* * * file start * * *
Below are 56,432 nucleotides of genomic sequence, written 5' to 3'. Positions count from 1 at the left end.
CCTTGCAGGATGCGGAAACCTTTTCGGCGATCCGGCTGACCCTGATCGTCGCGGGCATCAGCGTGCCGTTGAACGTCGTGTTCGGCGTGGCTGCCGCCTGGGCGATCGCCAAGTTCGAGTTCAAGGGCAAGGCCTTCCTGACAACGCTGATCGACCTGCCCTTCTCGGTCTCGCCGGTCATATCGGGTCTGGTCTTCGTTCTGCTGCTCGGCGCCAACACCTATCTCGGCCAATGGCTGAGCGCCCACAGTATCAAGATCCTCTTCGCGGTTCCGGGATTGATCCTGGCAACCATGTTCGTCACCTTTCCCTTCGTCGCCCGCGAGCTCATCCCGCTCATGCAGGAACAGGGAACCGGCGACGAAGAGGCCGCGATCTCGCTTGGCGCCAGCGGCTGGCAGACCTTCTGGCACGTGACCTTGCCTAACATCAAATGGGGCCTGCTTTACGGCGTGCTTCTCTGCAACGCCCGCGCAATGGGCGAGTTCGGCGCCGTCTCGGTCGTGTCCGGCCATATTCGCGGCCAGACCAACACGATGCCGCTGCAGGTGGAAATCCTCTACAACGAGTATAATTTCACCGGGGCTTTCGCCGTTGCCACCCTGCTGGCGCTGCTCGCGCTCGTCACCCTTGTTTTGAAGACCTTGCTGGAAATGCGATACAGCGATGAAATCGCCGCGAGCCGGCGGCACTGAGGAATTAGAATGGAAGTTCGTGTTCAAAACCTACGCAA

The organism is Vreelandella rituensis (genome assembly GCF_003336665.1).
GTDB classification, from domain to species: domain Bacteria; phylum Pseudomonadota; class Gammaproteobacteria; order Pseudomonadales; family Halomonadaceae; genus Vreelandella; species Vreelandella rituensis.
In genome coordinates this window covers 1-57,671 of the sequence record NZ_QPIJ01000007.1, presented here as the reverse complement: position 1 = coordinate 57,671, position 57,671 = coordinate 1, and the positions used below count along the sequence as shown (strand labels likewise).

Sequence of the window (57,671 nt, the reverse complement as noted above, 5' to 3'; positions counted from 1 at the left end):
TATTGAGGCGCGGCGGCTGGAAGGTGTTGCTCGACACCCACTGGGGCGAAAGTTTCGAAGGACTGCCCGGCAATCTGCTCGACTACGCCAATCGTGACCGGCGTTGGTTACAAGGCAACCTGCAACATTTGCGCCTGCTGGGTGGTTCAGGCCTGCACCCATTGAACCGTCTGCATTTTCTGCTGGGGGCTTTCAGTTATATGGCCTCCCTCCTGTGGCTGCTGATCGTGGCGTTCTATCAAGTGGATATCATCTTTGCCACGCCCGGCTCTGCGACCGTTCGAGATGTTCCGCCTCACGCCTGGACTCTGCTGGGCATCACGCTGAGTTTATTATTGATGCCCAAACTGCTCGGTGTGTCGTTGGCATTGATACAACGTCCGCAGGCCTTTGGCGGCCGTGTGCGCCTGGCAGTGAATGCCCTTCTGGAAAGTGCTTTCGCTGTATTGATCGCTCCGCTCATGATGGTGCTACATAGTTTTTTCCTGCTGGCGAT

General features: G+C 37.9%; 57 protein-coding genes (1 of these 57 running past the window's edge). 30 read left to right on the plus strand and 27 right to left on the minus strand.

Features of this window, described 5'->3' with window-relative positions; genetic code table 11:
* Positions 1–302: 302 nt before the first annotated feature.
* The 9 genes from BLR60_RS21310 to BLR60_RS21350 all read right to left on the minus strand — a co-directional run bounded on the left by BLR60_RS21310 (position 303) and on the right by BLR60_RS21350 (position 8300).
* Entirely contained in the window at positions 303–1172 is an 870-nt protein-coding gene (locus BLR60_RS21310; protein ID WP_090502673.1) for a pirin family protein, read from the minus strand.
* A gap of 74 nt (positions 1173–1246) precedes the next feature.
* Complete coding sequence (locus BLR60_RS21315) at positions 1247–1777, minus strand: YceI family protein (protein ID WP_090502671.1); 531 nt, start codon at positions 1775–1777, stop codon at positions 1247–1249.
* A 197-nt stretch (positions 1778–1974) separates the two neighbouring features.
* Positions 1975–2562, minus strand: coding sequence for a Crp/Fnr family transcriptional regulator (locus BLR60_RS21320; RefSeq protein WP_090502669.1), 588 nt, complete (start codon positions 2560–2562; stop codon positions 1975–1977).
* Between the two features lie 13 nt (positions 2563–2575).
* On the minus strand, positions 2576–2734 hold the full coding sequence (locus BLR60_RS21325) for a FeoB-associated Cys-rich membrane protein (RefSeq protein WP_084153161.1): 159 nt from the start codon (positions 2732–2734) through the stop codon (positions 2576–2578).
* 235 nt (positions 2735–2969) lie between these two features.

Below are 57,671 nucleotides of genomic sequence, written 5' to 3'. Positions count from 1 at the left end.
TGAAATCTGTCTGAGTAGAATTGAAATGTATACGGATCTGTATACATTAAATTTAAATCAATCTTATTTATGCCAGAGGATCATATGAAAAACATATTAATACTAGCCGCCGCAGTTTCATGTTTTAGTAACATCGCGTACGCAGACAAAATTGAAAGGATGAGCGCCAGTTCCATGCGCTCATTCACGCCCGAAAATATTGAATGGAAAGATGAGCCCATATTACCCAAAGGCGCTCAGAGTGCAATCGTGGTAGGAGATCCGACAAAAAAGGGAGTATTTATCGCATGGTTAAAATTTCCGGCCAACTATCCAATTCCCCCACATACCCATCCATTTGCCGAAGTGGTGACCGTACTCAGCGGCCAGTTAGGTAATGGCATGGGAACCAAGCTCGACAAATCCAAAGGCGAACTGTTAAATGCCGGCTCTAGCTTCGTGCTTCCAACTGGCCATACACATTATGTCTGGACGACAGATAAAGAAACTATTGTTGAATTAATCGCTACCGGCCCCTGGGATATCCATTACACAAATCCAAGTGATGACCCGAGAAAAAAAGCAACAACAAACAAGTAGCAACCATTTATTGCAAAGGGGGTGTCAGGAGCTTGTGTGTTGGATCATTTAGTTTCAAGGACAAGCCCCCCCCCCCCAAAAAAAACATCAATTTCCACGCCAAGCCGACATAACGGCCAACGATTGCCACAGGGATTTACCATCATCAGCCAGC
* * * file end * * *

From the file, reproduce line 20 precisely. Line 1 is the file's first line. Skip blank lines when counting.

Below are 57,671 nucleotides of genomic sequence, written 5' to 3'. Positions count from 1 at the left end.